- Social Security number: The landlord uses your Social Security number to request your credit report. You’ve likely provided this info as part of your application form.
- Personal reference letter: Occasionally, landlords may request a personal reference letter to assess your suitability as a tenant. Lining someone up to provide a reference just in case is always a good idea.
Understanding the Benefits of Hiring a Rental Agent
Should you work with a rental agent? In short, yes. Rental agents offer invaluable insights into your prospective neighborhood, serving as experts who enhance your search experience. Most importantly, they grant you access to many desired properties. With connections to numerous landlords, their primary role is guiding you through the process, making it smoother for you and the property owner.
That experience and access don’t come free, however. Rental agents are compensated through commissions, paid mainly by you (the renter) and occasionally by the landlord. When you decide to work with an agent, discuss their fee structure and when payments are expected. Commissions for rentals are often calculated as a percentage of the first year’s rent or equivalent to one month’s rent.
A Few Important Items in Your Rental’s Lease
As a new renter, you may feel overwhelmed by some of the language and the terms in your lease agreement. Before you sign on the dotted line, you should clearly understand the terms and your responsibilities. This list covers some of the most important items.
- Rent payment: Most leases will include
- A due date for the rent.
- The amount of rent due for each month.
- Any late fees.
- The different methods the rent can be paid.
If the lease does not indicate these details, the landlord will include that language in the lease rider.
- Lease terms: As the tenant, you must understand the terms and conditions of your lease before signing it. If you don’t understand something, get clarification before signing.
When you sign the lease agreement, you’re legally bound to its terms, so make sure you understand what you’re signing before the lease is fully executed.
- Length of your lease: The length of your lease agreement is the time between the start and end date (including those two dates, obviously). During this period, both you and the landlord are bound to the terms and conditions.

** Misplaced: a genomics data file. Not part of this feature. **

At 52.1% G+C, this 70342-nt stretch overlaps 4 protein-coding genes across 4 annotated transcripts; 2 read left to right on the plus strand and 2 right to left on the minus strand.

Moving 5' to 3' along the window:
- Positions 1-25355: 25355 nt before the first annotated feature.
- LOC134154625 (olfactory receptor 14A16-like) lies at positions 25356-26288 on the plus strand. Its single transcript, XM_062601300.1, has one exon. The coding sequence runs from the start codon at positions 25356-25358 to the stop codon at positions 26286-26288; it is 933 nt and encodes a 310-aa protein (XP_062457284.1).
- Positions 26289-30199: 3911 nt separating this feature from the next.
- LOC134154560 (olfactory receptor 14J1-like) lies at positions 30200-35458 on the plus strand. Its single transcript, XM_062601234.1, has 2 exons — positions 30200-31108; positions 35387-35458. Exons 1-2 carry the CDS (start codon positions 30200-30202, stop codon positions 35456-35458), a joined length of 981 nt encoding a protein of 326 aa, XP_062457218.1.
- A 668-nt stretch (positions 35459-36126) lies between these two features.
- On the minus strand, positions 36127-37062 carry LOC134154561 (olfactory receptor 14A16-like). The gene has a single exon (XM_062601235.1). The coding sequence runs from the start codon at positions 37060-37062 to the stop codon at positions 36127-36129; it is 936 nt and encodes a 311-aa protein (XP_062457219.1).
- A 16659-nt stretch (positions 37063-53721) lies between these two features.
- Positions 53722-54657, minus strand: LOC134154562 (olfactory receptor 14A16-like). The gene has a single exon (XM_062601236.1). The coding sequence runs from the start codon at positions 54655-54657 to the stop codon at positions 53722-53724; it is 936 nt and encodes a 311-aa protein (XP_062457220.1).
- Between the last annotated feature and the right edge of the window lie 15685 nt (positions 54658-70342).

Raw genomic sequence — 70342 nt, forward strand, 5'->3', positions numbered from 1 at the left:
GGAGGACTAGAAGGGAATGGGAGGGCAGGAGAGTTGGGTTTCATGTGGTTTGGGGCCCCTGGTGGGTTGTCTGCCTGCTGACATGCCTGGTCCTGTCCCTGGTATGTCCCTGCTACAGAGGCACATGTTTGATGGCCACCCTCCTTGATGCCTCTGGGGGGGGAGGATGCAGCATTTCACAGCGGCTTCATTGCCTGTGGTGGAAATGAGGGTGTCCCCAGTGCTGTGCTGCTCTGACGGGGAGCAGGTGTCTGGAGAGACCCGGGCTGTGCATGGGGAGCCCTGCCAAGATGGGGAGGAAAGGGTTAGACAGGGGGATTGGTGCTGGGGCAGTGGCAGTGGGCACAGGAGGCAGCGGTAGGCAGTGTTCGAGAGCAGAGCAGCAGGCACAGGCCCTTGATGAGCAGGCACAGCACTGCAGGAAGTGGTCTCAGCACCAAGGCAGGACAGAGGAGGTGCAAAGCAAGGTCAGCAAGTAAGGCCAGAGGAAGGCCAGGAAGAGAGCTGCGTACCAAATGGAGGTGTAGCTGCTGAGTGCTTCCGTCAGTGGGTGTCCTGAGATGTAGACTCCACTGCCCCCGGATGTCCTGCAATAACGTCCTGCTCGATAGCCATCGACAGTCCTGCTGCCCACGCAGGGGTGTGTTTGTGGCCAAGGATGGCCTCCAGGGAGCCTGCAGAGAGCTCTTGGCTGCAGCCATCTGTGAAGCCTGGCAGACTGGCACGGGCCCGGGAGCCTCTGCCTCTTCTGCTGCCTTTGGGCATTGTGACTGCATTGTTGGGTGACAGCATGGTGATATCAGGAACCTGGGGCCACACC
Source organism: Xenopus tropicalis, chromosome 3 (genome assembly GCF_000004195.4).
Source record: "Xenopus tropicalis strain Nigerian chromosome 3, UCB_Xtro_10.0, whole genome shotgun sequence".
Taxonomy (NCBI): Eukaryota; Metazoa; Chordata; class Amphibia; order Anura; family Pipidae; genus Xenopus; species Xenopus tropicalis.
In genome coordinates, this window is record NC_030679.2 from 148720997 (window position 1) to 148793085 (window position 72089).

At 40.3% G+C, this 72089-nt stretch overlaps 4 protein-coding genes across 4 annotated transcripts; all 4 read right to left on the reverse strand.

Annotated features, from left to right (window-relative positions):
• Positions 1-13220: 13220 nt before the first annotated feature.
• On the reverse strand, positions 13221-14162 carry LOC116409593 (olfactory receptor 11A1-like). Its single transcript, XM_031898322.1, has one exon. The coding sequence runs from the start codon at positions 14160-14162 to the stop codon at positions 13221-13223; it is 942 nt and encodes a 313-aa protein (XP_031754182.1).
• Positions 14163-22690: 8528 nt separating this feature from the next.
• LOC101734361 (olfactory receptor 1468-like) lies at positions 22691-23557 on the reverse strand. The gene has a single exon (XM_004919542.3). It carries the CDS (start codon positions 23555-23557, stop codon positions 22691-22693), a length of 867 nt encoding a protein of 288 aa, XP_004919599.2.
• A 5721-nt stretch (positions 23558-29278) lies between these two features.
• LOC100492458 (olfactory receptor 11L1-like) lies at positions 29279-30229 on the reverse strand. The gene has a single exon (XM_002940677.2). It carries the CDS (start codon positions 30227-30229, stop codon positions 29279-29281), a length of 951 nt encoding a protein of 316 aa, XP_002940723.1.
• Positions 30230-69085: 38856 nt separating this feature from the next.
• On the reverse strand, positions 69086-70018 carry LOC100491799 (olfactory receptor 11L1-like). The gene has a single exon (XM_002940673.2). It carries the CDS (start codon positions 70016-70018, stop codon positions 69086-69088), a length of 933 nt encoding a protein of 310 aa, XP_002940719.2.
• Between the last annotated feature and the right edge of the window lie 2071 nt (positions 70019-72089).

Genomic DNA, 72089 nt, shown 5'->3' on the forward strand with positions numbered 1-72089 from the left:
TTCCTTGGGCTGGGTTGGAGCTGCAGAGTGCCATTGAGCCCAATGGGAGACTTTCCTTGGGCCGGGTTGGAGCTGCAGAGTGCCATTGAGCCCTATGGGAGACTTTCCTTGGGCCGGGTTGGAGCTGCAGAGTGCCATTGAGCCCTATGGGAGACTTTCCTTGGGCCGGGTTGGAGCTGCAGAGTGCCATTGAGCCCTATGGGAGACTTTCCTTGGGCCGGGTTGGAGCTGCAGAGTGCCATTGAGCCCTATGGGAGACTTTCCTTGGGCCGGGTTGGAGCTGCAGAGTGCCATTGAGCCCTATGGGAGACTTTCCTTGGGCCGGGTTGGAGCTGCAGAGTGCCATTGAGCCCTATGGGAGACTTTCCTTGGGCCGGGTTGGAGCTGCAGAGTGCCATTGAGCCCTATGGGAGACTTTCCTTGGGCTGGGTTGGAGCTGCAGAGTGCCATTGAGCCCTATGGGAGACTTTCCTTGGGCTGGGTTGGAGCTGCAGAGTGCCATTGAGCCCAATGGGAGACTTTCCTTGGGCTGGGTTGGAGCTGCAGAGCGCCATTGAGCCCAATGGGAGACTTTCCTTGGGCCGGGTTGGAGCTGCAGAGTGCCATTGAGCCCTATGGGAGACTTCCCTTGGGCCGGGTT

- Utilities: Verifying what utilities are included in the rent before signing your lease is a good practice. Some rentals include some or all utilities, and some don’t. You don’t want surprises or additional expenses, so make sure that you know what your utility obligations are before moving in.
- Security deposit: The security deposit is what you pay to ensure the rental is returned in the same or similar condition that you moved into, minus standard wear and tear. Standard wear and tear can include lightly scratched floors and worn carpet, faded paint, and small nail holes from hanging pictures. In other words, the property should have working appliances, including smoke detectors; doors on hinges; floors free of holes; operating windows; and no major debris like furniture you don’t want. Additionally, you should leave it in broom-swept condition. After you move, the security deposit is typically returned within 15–60 days, depending on your state’s regulations.
- Occupants: Your lease should include all occupants expected to live at the property. It should also discuss what’s permissible regarding guests and the length of their stays; ensure you act within these terms. If you move someone in without prior notice, you may violate the lease.
- Alterations: Your lease should explicitly state that alterations require approval in advance. That means before you make any changes or upgrades to the rental, you need to get permission from the owner or property manager.
- Pets: Most properties require pet approval. Your lease will specify whether (and sometimes which) pets are allowed, and you’re accountable for following these guidelines.
- Renter’s insurance: Most rentals require you to have insurance before moving in, and your lease will indicate whether your place is one of them. Speak to the property owner or property manager about renter’s insurance.